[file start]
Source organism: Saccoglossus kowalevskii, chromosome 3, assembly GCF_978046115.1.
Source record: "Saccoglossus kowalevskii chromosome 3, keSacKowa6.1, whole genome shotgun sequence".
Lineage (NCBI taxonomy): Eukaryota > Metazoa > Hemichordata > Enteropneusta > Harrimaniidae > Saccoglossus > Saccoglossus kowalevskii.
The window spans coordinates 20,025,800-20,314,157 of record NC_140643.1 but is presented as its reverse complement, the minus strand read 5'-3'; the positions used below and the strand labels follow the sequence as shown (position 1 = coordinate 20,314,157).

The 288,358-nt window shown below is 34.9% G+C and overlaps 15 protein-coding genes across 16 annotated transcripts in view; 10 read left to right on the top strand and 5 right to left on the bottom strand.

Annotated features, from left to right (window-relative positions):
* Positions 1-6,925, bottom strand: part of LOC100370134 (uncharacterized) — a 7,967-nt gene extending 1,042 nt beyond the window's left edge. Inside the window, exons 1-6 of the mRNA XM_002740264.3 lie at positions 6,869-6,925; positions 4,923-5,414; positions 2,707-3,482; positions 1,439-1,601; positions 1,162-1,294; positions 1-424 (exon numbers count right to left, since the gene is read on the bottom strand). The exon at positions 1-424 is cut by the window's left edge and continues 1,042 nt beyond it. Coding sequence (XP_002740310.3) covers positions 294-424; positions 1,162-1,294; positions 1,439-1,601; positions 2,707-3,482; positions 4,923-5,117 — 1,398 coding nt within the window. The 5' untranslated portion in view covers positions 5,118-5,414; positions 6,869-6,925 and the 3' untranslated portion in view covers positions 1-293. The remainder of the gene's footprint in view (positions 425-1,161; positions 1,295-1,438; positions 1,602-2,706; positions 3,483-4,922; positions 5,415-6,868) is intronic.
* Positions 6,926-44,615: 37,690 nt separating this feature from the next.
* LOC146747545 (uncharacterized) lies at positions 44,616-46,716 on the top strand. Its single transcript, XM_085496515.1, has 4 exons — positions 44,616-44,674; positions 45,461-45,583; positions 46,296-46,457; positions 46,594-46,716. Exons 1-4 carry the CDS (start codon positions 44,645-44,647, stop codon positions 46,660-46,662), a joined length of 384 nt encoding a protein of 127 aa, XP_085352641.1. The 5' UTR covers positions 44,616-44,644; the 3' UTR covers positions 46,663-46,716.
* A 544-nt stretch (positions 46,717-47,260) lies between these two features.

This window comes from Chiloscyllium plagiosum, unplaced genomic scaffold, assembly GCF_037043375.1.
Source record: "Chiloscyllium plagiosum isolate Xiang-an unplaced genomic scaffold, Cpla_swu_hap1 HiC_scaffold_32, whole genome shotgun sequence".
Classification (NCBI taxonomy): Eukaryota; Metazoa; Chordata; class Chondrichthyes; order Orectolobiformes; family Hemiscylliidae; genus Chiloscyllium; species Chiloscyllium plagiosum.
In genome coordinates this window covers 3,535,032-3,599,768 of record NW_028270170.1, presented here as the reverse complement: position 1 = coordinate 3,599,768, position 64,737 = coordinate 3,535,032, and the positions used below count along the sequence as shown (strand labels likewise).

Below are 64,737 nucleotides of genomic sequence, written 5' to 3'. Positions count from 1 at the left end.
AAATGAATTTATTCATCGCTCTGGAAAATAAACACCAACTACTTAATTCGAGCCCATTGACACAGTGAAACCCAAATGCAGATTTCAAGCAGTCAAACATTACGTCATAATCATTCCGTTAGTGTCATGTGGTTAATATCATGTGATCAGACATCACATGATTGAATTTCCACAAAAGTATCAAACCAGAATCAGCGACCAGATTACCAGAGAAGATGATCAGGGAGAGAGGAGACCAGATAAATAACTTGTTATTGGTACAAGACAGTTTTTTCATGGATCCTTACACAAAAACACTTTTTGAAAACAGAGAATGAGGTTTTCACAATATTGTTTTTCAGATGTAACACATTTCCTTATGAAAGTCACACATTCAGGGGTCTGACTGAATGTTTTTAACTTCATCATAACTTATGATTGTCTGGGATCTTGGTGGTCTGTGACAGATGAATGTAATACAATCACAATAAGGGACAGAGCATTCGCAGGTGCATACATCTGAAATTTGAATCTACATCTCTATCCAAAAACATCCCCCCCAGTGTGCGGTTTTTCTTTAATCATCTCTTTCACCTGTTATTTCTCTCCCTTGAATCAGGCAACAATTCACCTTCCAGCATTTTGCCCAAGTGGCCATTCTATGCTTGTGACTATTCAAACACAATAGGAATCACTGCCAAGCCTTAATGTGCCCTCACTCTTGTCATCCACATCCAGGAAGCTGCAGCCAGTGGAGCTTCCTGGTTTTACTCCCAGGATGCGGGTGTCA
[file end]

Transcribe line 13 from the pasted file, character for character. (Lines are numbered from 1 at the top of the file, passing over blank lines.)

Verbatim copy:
Classification (NCBI taxonomy): Eukaryota; Metazoa; Chordata; class Chondrichthyes; order Orectolobiformes; family Hemiscylliidae; genus Chiloscyllium; species Chiloscyllium plagiosum.